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Tomorrow marine biologists start tracking sharks basking around Tiree, Coll and Hyskeir

An exciting project which scientists hope will reveal the secret life of large sharks visiting Scottish waters will begin in Hebridean seas tomorrow – Friday 13th July.

Marine biologists from Scottish Natural Heritage (SNH) and the University of Exeter will attach satellite tracking tags to 20 basking sharks in the seas around the Inner Hebrides, off the west coast of Scotland. Once fitted, the tags will allow people to track the movements of the sharks on the SNH website in close-to-real time. (We give the link to this facility below.)

The tags will provide information on the location and behaviour of the sharks during the summer when they can be seen feeding in large numbers at the surface. They will also track the sharks for several months afterwards, helping scientists understand if the sharks travel to deeper water around Scotland and further afield over the winter.

The tagging work will take place in the waters around Coll and Tiree and the small island of Hyskeir (with its landmark lighthouse) near Canna.

Research has shown these areas are hotspots for basking sharks, with consistently large numbers sighted there during the summer months.

Even though basking sharks are seen in many places round Scotland, displays of social and courtship behaviour, such as breaching and following each other nose-to-tail, have only been observed in these areas, suggesting they are important for key stages in the life cycle of the sharks.

Dr Suz Henderson from SNH, who is managing the basking shark tagging project says: ‘We’re really lucky to have the world’s second largest fish visit our waters every summer but we know very little about their movements throughout the rest of the year.

‘We want to know how the sharks use the waters between Skye and Mull and how long they remain in the area.

‘We’d also like to find out how important this area is in the life cycle of the sharks, and if some areas are used more than others. The results from this project will help to answer these questions.

‘In addition, an area between Skye and Mull (Ed: which would include the waters around Tiree and Coll) has recently been identified as a place where it might be appropriate to develop a marine protected area (MPA) to protect basking sharks. The tagging work will help determine if an MPA is an appropriate way to safeguard these magnificent animals.’

The tags – attached to the sharks using titanium darts and darting poles – will record information on the movement of the sharks, including depth and water temperature. The tags will be shed by the sharks after several months.

Dr Henderson says: ‘The tags might be washed up on beaches after being released from the sharks and if we are able to retrieve them they will provide us with additional information. We’ll be asking the public to keep an eye open for them and help us recover as many as we can.’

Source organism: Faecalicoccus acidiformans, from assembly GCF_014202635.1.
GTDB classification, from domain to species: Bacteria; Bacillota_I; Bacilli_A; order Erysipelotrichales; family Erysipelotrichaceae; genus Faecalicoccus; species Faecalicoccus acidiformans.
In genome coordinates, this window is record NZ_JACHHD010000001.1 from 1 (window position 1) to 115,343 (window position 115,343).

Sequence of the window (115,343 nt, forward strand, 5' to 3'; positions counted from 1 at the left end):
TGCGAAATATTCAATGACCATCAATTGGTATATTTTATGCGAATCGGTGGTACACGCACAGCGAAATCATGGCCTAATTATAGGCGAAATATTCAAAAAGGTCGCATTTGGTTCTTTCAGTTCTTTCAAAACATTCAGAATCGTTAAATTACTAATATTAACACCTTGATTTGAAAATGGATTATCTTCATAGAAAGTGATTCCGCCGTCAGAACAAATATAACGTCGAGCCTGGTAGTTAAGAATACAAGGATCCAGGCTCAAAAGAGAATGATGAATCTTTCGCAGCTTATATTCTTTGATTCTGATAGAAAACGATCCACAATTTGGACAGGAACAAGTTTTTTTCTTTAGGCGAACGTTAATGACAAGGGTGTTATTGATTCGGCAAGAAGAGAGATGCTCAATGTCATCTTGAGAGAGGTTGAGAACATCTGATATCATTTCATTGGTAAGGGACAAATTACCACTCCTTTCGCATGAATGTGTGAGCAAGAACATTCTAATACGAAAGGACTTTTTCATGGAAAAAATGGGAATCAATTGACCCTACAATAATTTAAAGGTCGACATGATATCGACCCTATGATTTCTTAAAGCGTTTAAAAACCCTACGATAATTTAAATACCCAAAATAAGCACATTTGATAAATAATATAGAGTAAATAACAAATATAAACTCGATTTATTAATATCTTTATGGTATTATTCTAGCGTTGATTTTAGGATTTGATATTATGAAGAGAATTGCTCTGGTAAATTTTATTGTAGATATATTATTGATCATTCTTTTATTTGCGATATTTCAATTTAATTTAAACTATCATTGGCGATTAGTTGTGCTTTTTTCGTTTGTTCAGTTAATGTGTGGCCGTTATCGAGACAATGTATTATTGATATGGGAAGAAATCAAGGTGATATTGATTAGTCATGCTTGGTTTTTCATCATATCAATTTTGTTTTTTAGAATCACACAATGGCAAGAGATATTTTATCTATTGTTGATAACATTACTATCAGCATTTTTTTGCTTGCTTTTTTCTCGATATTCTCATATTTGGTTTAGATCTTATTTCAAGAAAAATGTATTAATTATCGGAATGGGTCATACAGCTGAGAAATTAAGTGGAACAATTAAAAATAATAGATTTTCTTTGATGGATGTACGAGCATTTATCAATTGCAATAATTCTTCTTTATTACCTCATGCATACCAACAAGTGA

Dr Matthew Witt of the University of Exeter says: ‘Although they have captured the public imagination, we actually know relatively little about how basking sharks live. This is a fantastic opportunity for us to find out more about the movements and lifestyles of these fascinating creatures.

‘This project will use some of newest animal tracking technology available for marine species that allows us to know where the sharks are with near GPS accuracy. This is a hugely challenging project – not least because we are at the mercy of the weather and sea conditions – but the results will provide invaluable in our quest to uncover the secrets of these giants of the sea and help to protect them.’

The area where the study is being undertaken overlaps with an offshore wind farm proposal west of Tiree, known as the Argyll Array – and, perhaps more widely if less formally, as the Tiree Array.

The tagging project will provide information about the use of this area by the sharks, giving additional confidence to the advice which SNH provides to Marine Scotland as the development goes through the licensing process.

Tracking the basking sharks online after they are tagged – starting tomorrow – go to the SNH website here.

It would be naive to see environmental issues in the driving seat of this welcome exercise. SNH has recently come under fire in its omission from a report of data on marine and airborne wildlife species that would be affected by offshore wind and marine energy installations.

Thanks to the vigorous and highly informed No Tiree Array campaign, there is widespread awareness of the massively out of scale proposals of Scottish Power Renewables for this array. The Scottish Government, which has taken to itself the decision taking power on this plan has delayed a decision until 2016.

SNH can be reasonably hammered for their deficiencies, compromises and the erratic or, on occasion, non-existent research base used to support their opinions, but this research initiative and its transparency in making the tracking website openly available, is to be commended.

This is the start of the objective science we need to underpin our thinking and decision taking in on and offshore renewables.

The documented behaviour of the basking sharks will supply evidence of genuine and objective use in our collective coming to understand the impacts of proposals on offshore renewables.

This is only the beginning, There is a serious volume of research to be done before secure decisions on renewables development can be taken, one way or the other.